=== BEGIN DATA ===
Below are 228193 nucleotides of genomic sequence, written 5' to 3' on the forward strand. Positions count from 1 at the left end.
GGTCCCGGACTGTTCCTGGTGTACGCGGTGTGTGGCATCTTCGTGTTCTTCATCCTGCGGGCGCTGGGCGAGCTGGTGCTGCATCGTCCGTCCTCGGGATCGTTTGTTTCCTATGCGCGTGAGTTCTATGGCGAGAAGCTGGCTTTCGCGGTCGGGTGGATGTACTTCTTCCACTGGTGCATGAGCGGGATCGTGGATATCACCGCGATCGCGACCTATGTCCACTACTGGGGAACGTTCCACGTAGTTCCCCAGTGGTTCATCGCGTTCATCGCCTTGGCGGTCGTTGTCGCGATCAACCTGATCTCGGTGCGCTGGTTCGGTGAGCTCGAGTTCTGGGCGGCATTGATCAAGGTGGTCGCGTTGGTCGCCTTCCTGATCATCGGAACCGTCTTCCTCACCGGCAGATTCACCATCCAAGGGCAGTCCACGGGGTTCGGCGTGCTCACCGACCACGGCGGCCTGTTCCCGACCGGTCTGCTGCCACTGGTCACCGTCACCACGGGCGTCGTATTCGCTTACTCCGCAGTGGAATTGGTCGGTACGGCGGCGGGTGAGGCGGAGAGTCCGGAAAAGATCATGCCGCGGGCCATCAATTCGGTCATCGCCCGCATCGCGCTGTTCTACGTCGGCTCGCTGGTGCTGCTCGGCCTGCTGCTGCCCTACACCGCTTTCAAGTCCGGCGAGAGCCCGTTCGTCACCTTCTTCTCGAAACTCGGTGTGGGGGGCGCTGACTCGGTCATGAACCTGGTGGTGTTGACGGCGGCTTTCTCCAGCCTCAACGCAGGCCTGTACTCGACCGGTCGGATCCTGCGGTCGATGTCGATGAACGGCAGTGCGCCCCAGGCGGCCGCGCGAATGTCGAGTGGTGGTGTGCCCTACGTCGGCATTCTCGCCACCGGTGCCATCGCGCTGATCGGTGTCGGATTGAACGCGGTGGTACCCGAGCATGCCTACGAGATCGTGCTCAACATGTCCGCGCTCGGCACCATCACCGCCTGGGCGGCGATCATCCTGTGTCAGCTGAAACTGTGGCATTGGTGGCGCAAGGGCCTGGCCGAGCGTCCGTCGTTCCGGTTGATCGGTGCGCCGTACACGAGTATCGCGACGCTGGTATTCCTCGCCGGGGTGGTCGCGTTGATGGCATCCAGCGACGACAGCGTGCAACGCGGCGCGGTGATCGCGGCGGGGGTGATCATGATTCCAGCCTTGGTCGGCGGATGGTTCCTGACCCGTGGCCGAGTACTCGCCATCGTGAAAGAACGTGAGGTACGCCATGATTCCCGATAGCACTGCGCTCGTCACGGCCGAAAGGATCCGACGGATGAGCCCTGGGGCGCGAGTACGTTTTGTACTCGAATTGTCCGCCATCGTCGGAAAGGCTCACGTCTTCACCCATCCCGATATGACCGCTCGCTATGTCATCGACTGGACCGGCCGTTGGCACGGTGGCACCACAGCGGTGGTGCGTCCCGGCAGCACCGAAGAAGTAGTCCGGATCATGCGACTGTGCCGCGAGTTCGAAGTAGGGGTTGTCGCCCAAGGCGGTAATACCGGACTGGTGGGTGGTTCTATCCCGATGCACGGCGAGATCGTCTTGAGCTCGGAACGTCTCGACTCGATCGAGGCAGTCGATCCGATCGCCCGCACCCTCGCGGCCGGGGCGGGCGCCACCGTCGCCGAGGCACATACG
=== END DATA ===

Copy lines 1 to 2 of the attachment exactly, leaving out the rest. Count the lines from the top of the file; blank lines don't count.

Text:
Below are 228193 nucleotides of genomic sequence, written 5' to 3' on the forward strand. Positions count from 1 at the left end.
GGTCCCGGACTGTTCCTGGTGTACGCGGTGTGTGGCATCTTCGTGTTCTTCATCCTGCGGGCGCTGGGCGAGCTGGTGCTGCATCGTCCGTCCTCGGGATCGTTTGTTTCCTATGCGCGTGAGTTCTATGGCGAGAAGCTGGCTTTCGCGGTCGGGTGGATGTACTTCTTCCACTGGTGCATGAGCGGGATCGTGGATATCACCGCGATCGCGACCTATGTCCACTACTGGGGAACGTTCCACGTAGTTCCCCAGTGGTTCATCGCGTTCATCGCCTTGGCGGTCGTTGTCGCGATCAACCTGATCTCGGTGCGCTGGTTCGGTGAGCTCGAGTTCTGGGCGGCATTGATCAAGGTGGTCGCGTTGGTCGCCTTCCTGATCATCGGAACCGTCTTCCTCACCGGCAGATTCACCATCCAAGGGCAGTCCACGGGGTTCGGCGTGCTCACCGACCACGGCGGCCTGTTCCCGACCGGTCTGCTGCCACTGGTCACCGTCACCACGGGCGTCGTATTCGCTTACTCCGCAGTGGAATTGGTCGGTACGGCGGCGGGTGAGGCGGAGAGTCCGGAAAAGATCATGCCGCGGGCCATCAATTCGGTCATCGCCCGCATCGCGCTGTTCTACGTCGGCTCGCTGGTGCTGCTCGGCCTGCTGCTGCCCTACACCGCTTTCAAGTCCGGCGAGAGCCCGTTCGTCACCTTCTTCTCGAAACTCGGTGTGGGGGGCGCTGACTCGGTCATGAACCTGGTGGTGTTGACGGCGGCTTTCTCCAGCCTCAACGCAGGCCTGTACTCGACCGGTCGGATCCTGCGGTCGATGTCGATGAACGGCAGTGCGCCCCAGGCGGCCGCGCGAATGTCGAGTGGTGGTGTGCCCTACGTCGGCATTCTCGCCACCGGTGCCATCGCGCTGATCGGTGTCGGATTGAACGCGGTGGTACCCGAGCATGCCTACGAGATCGTGCTCAACATGTCCGCGCTCGGCACCATCACCGCCTGGGCGGCGATCATCCTGTGTCAGCTGAAACTGTGGCATTGGTGGCGCAAGGGCCTGGCCGAGCGTCCGTCGTTCCGGTTGATCGGTGCGCCGTACACGAGTATCGCGACGCTGGTATTCCTCGCCGGGGTGGTCGCGTTGATGGCATCCAGCGACGACAGCGTGCAACGCGGCGCGGTGATCGCGGCGGGGGTGATCATGATTCCAGCCTTGGTCGGCGGATGGTTCCTGACCCGTGGCCGAGTACTCGCCATCGTGAAAGAACGTGAGGTACGCCATGATTCCCGATAGCACTGCGCTCGTCACGGCCGAAAGGATCCGACGGATGAGCCCTGGGGCGCGAGTACGTTTTGTACTCGAATTGTCCGCCATCGTCGGAAAGGCTCACGTCTTCACCCATCCCGATATGACCGCTCGCTATGTCATCGACTGGACCGGCCGTTGGCACGGTGGCACCACAGCGGTGGTGCGTCCCGGCAGCACCGAAGAAGTAGTCCGGATCATGCGACTGTGCCGCGAGTTCGAAGTAGGGGTTGTCGCCCAAGGCGGTAATACCGGACTGGTGGGTGGTTCTATCCCGATGCACGGCGAGATCGTCTTGAGCTCGGAACGTCTCGACTCGATCGAGGCAGTCGATCCGATCGCCCGCACCCTCGCGGCCGGGGCGGGCGCCACCGTCGCCGAGGCACATACG